Uses techniques from psychological science and legal theory to explore police interrogation in the United States Understanding Police Interrogation provides a single comprehensive source for understanding issues relating to police interrogation and confession. It sheds light on the range of factors that may influence the outcome of the interrogation of a suspect, which ones make it more likely that a person will confess, and which may also inadvertently lead to false confessions.
There is a significant psychological component to police interrogations, as interrogators may try to build rapport with the suspect, or trick them into thinking there is evidence against them that does not exist. Also important is the extent to which the interrogator is convinced of the suspect’s guilt, a factor that has clear ramifications for today’s debates over treatment of black suspects and other people of color in the criminal justice system.
The volume employs a totality of the circumstances approach, arguing that a number of integrated factors, such as the characteristics of the suspect, the characteristics of the interrogators, interrogation techniques and location, community perceptions of law enforcement, and expectations for jurors and judges, all contribute to the nature of interrogations and the outcomes and perceptions of the criminal justice system. The authors argue that by drawing on this approach we can better explain the likelihood of interrogation outcomes, including true and false confessions, and provide both scholars and practitioners with a greater understanding of best practices going forward.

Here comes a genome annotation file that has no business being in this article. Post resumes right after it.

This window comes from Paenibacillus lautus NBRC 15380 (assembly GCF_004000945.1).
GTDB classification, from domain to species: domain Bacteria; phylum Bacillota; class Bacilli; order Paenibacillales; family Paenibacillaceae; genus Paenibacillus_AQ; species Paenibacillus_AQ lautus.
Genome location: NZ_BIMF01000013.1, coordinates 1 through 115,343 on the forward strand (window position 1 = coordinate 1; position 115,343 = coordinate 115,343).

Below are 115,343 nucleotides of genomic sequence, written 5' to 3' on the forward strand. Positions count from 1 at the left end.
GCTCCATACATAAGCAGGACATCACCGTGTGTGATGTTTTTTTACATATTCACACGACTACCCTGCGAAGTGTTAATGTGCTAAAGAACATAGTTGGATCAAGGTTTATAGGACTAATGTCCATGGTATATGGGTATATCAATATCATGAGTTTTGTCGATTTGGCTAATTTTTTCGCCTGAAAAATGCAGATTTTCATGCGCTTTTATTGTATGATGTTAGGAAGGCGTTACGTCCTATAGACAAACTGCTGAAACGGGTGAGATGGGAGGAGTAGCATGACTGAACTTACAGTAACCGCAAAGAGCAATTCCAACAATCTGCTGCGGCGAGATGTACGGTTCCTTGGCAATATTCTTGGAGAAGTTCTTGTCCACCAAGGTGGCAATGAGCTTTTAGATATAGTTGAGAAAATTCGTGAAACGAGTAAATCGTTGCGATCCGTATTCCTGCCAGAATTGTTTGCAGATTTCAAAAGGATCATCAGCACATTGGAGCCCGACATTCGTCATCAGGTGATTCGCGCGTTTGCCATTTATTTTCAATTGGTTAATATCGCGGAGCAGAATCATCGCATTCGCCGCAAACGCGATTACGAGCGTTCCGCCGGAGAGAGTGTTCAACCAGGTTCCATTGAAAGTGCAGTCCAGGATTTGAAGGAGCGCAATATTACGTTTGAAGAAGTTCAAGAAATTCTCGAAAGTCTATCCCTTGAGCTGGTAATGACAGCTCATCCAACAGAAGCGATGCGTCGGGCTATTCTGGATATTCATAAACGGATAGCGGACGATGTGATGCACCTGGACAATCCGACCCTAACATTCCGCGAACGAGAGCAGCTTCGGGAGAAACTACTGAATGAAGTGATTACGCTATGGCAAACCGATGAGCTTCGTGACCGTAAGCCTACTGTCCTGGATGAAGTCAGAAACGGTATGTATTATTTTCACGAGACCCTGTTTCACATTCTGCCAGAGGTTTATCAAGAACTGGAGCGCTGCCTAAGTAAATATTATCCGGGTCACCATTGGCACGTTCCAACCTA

William Douglas Woody is Professor of Psychological Sciences at University of Northern Colorado and the co-author of A History of Psychology: The Emergence of Science and Applications, Sixth Edition.
Krista D. Forrest is Professor of Psychology at University of Nebraska, Kearney, and has published articles in several core publications, including Psychology, Crime and Law and Behavioral Sciences and the Law.
Will serve as an invaluable contribution to our understanding of the psychology of police interrogation. . . . This book will appeal to a wide audience and likely encourage new lines of research.
~Iris Blandon-Gitlin, California State University, Fullerton
We need the police to help keep us safe. But every now and then things go terribly wrong. People confess to crimes they did not commit, and juries convict those innocent people. Why? This terrific volume helps us to understand. Woody and Forrest offer insights on how the police do their job, from both a basic science and a practical point of view. Readers can join these scholars as they think about how our justice system can fix these mistakes or prevent them before they happen. Anyone who cares about the fairness of our system of justice will find inspiration in this book.
~Elizabeth F. Loftus, Past President, Association for Psychological Science
For scholars interested in interrogation, this is an excellent resource.
Well written and well organized ... Professionals in law enforcement as well as students in the field of police science, criminal justice or forensics, will benefit greatly from this book.
~Criminal Law and Criminal Justice Book Reviews